After the defeat of the Revolution

A challenging contribution to current discussions of the global predicament of the left has been recently published: Enzo Traverso’s beautifully written, well illustrated, widely learned Left-Wing Melancholia: Marxism, History, and Memory (2016). It is a study of left melancholia of a century of defeated revolutions which posits that “the history of revolutions is a history of defeats, because all of them have been followed by restorations, authoritarian turns, and Thermidorean reactions” (32). Its central figure is Walter Benjamin who combined the three M’s (Scholem’s Messianism, Brecht’s Marxism, and Warburg’s Melancholy) to counter Carl Schmitt’s Catholic “political theology” with his own Jewish “political theology,” namely, revolution as redemption and exodus from history.

Traverso’s book of melancholia reads as a companion to his The End of Jewish Modernity (2013), a book of mourning over the exhaustion of Jewish critical thought. Together they constitute an elegy for Mitteleuropa anti-mimetic and socialist radicalism. The author marks the collapse of that world by recalling the solemn mourning of communism in Theo Angelopoulos’ film Ulysses’ Gaze (1995) when a broken and fallen statue of Lenin traverses the Danube “leaving the stage of history” (79).

It is worth reading this study together with The Army of the Sleepwalkers (2014), the latest and in every respect grandiose 800-page novel (still not in English translation) by the “anonymous” Bolognese collective Wu Ming. It covers the years 1793-95 of French history, the “Reign of Terror,” focusing not on the external defeat of the revolution but on its self-defeat, the gradual bankruptcy of left governance. Though it reads as a novel, it is structured as a five-act Romantic tragedy (by, say, Victor Hugo or even Romain Rolland) to dramatize in a Mnouchkinian spectacle that dimension of history which Benjamin occluded and exorcised throughout his career, the tragedy of revolution.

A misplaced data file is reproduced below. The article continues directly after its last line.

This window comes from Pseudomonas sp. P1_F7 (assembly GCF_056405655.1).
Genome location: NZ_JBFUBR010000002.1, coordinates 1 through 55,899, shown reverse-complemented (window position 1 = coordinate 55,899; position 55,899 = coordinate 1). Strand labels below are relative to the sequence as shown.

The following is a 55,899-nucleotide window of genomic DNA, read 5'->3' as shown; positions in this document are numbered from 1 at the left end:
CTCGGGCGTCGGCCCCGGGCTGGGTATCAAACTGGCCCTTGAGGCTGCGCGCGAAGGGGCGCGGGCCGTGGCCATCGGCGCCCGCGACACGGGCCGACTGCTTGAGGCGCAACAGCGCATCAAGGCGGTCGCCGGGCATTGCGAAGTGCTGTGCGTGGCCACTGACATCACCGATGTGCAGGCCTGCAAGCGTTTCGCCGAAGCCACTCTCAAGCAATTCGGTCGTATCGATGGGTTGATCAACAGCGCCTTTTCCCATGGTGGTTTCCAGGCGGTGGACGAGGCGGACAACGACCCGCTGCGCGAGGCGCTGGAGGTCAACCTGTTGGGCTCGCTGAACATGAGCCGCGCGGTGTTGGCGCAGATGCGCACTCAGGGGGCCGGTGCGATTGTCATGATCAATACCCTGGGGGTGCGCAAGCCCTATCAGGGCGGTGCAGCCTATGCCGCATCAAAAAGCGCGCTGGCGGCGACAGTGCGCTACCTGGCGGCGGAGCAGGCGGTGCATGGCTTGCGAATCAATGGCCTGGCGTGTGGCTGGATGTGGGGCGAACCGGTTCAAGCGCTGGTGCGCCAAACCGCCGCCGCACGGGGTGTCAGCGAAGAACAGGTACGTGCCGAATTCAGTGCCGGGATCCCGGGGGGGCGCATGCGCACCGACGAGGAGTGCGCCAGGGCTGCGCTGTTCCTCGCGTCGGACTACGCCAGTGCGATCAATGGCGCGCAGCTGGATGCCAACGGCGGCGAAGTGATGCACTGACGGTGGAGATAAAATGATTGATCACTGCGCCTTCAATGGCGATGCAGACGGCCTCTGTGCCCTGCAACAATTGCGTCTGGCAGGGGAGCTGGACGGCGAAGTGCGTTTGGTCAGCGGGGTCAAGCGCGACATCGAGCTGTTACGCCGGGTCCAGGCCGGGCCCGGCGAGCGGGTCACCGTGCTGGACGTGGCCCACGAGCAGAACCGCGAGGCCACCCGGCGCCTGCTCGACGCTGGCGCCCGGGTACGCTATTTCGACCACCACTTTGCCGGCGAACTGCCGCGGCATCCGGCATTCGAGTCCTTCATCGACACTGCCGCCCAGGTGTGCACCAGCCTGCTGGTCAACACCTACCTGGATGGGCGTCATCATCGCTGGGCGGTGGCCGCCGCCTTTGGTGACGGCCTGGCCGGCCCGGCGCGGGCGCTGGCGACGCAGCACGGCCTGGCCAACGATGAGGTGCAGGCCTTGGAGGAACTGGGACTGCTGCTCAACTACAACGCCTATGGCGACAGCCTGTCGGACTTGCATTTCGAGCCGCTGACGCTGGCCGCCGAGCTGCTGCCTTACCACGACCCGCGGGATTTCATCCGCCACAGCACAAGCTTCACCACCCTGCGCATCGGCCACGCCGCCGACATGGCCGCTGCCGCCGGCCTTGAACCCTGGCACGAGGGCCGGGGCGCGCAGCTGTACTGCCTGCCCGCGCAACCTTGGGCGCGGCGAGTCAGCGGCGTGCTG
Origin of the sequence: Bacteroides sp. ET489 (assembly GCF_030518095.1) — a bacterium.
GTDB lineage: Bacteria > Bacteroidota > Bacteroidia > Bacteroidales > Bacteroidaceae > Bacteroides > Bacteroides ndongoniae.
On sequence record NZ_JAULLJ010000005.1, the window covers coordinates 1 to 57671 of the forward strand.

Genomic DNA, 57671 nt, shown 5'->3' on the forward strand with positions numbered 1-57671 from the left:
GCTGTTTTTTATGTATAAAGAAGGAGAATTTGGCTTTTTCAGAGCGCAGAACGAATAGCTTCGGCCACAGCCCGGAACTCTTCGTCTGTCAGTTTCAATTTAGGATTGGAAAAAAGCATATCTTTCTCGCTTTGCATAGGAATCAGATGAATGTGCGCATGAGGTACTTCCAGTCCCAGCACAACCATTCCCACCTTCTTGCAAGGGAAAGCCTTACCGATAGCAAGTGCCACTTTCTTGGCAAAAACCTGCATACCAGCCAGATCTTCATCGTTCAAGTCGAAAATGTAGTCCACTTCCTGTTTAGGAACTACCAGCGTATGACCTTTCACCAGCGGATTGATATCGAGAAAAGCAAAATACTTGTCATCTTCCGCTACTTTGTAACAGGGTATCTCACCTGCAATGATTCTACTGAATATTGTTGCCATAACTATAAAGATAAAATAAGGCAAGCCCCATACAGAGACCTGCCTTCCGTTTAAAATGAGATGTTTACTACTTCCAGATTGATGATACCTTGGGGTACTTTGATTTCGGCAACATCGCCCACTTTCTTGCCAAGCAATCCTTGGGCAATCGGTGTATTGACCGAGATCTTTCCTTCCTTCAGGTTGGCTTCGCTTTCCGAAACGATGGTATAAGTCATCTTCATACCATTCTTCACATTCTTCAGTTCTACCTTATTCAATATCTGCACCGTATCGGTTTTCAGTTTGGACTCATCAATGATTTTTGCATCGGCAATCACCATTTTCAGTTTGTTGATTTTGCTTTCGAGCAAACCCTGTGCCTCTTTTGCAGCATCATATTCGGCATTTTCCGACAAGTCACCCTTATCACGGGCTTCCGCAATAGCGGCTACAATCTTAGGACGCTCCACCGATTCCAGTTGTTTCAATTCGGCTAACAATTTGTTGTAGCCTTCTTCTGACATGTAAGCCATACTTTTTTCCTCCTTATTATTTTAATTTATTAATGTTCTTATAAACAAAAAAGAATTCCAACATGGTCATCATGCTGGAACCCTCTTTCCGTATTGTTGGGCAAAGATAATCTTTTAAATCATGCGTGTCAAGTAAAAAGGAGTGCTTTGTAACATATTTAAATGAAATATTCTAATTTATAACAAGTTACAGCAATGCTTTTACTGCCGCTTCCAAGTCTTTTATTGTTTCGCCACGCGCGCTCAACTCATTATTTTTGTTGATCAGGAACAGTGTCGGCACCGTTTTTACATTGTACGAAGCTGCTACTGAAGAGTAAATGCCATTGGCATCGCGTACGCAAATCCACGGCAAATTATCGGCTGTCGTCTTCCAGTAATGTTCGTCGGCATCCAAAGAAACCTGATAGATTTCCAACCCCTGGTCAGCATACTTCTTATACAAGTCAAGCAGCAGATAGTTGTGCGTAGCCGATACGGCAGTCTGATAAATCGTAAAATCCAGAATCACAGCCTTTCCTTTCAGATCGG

As Traverso mentions in his melancholic study, Raymond Williams observed that “revolutions always tend to deny their tragic dimension” and they “never conceive themselves as tragic events” (52). Indeed, in his Modern Tragedy (1966) Williams noted that in modern times “the ordinary separation of social thinking and tragic thinking. The most influential kinds of explicitly social thinking have often rejected tragedy as in itself defeatist. … The idea of tragedy, that is to say, has been explicitly opposed by the idea of revolution” (63). This is a most interesting question: Why protect revolutionary failure from the consequences of hubris by ignoring any connection of defeat with tragedy?

Writing under the sign of left melancholy in the wake of what he describes as the collapse of communism, the paralysis of the “velvet revolutions,” the deadlock of the “Arab Spring,” and the exhaustion of the social movements, such as feminism, Traverso is renewing explicitly Daniel Bensaïd’s “melancholic bet” (234) in an effort to salvage the anticipation of utopia and keep the covenant of redemption alive in the age of Holocaustal trauma and its memory. Thus he proposes to replace Benjamin’s Jewish “political theology” with Lucien Goldmann’s Pascalian one, and the Messiah with the latter’s “Hidden God.”

On the other hand, by showing in their novel that the mesmerized forces of the counter-revolutionary sleepwalkers are already in power and that the time of the “Great Parody” has arrived, Wu Ming argue that, more than the melancholia over the defeated revolution (or lost election, failed referendum, and the like), it is the tragedy of the self-undermined left governance, the “Thermidor reaction” (be it in Paris in 1794 or in Athens in 2015), that is of urgent relevance to the predicament of today’s left.

May 25, 2017

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